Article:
Democracy accepts “the wisdom of crowds.” When a group is careful and deliberate, it can generally make wiser decisions than any one person can. “Two heads are better than one,” and three are better yet. Humans often think best when they think together. There’s no guarantee, of course, but the odds are improved, especially when the group is diverse rather than homogenous.

Diversity provides a wide array of information and perspectives, which can be incorporated into decision-making. The greater the diversity, the more likely the resulting decisions will be wise. Since all people are affected by every issue, everyone is entitled to a voice in helping society overcome its many divisions.

When a group is addressing an issue that focuses on a particular group, such as domestic abuse that victimizes women or police brutality against black and brown people, it makes sense to have representatives from those populations more heavily represented in the decision-making about how to address the problem. They’re likely to better understand the issue, and others would be wise to pay special attention to their recommendations. But to expect others to always follow the recommendations of victim-group representatives would reinforce the System’s pattern of nurturing domination and submission. 

Moreover, everyone has multiple identities. We’re positioned differently on multiple “ladders of success,” and those ladders intersect one another. Individuals may hold a different degree of power on each ladder. To say that you should defer to others who are more disadvantaged on one ladder may miss the fact that you are more disadvantaged on another ladder.

One example of this complication, which is often overlooked, relates to whether someone has a college degree. The one-third of Americans who are college-educated gain arbitrary advantages due to their schooling. They often discriminate against those who have no degree. And those without degrees are often resentful toward those with degrees. That creates a major barrier to social unity. But many professional, college-educated community organizers don’t deal with that issue or even acknowledge it. Their own bias blinds them to an important problem.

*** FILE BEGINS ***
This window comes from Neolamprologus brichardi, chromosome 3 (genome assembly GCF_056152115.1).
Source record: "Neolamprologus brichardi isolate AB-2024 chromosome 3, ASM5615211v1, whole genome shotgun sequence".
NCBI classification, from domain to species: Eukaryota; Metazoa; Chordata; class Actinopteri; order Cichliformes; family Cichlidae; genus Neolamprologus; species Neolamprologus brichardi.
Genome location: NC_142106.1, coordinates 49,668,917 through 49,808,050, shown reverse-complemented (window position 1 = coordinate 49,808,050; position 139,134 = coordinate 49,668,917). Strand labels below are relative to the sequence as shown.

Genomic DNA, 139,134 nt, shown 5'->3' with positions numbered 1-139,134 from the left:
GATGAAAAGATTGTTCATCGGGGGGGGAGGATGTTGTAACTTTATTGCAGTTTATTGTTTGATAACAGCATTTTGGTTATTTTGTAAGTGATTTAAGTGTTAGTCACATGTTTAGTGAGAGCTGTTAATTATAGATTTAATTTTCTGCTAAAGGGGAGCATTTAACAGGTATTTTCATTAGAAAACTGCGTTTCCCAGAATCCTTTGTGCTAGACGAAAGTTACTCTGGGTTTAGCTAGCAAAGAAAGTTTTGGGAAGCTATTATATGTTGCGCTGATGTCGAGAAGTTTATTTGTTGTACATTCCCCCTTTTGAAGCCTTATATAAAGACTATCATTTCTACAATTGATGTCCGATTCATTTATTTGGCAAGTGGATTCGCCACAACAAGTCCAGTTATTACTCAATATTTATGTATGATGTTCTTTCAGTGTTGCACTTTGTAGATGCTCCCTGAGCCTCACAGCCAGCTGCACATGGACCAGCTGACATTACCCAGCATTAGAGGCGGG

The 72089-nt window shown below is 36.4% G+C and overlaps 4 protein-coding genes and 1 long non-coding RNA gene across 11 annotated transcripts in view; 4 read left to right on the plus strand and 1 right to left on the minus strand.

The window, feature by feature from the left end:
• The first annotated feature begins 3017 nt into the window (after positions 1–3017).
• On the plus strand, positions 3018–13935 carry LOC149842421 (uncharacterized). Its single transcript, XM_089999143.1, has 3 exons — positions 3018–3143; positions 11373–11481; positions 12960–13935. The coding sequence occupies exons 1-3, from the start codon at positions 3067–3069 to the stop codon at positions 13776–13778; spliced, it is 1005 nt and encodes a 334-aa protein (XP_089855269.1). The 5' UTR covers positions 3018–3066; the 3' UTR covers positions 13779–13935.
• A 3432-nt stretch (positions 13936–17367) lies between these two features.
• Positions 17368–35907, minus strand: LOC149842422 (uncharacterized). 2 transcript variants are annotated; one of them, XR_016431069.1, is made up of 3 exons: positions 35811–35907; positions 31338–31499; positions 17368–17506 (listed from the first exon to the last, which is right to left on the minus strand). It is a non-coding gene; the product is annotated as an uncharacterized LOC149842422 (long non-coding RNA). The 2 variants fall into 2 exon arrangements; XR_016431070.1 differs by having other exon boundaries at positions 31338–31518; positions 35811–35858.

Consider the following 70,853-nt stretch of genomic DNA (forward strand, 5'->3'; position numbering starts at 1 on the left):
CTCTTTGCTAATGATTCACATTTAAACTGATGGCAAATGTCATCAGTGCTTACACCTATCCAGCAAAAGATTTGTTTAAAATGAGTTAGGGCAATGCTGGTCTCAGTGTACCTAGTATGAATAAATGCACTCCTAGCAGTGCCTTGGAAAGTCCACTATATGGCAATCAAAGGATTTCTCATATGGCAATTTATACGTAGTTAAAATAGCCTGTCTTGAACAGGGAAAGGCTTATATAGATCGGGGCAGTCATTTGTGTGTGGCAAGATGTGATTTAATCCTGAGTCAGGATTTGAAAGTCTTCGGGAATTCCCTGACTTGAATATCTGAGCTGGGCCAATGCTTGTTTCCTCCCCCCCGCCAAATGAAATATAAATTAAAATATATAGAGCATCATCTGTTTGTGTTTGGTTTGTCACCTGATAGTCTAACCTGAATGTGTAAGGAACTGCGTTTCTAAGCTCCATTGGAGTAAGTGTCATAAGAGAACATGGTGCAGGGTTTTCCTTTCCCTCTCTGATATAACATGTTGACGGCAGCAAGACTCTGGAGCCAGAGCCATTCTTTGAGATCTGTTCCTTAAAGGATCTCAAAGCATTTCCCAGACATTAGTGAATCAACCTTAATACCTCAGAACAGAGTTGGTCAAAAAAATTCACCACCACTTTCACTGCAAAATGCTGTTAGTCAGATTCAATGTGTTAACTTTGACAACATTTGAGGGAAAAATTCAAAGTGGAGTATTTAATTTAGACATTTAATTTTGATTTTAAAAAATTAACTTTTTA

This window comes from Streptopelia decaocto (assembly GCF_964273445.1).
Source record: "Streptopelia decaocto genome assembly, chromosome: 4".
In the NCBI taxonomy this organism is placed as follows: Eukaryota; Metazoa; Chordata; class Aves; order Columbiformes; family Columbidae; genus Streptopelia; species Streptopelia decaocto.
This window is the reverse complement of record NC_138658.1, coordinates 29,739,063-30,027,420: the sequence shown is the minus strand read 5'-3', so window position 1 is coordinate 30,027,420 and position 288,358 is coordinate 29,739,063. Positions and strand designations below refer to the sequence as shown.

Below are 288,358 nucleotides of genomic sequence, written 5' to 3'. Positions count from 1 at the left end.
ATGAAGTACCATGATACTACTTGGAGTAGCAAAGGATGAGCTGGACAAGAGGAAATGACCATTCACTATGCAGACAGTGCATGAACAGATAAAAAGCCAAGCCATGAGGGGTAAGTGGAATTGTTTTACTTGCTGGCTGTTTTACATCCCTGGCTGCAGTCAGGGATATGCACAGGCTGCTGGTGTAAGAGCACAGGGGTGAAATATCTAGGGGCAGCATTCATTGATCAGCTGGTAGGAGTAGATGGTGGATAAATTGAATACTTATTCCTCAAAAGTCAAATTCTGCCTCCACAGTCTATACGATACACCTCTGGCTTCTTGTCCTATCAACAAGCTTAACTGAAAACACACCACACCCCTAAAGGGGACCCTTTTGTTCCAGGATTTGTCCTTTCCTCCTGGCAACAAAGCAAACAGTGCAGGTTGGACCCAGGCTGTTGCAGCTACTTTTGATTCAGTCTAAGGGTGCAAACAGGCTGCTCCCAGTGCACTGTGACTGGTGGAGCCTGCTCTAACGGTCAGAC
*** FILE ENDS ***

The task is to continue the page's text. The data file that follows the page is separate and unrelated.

Leader-full democratic collaboration is not easy. But it can cultivate one key form of leadership: the power of example. And it’s essential if we are going to transform the System.

NEXT: A Mutual Support Method



[1] Wikipedia, “History of United States antitrust law,” Retrieved from

[2] "Capitalism’s secret love affair with bureaucracy," Financial Times, March 6, 2015.

[3] Retrieved from

[4] John C. Maxwell, Retrieved from

[5] Dwight Eisenhower, Retrieved from

[6] Ronald Heifetz, Retrieved from

[7] Ken Blanchard, Retrieved from

[8] Daniel Krauthammer, "What Makes America Great?", Retrieved from, Retrieved from

[9] Robert Gass, Transforming Organizations, 103.

[10] Gary Wills, Retrieved from

[11] Retrieved from

[12] "Most leaders die with their mouths open," TechRepublic, April 5, 2011.

[13] "Most leaders die with their mouths open," TechRepublic, April 5, 2011.

[14] "The Art of Chaordic Leadership," Leader to Leader, 2000, by Dee Hock.

[15] "The Art of Chaordic Leadership," Leader to Leader, 2000, by Dee Hock

[16] Carver, John and Miriam Carver, "The Policy Governance® Model, Retrieved from

[17] Retrieved from

[18] "Beyond the Holacracy Hype," Harvard Business Review, July-Aug 2016.

[19] Wikipedia, "The Tyranny of Structurelessness," Retrieved from

[20] Retrieved from

[21] Wikipedia, "Benefit corporation," Retrieved from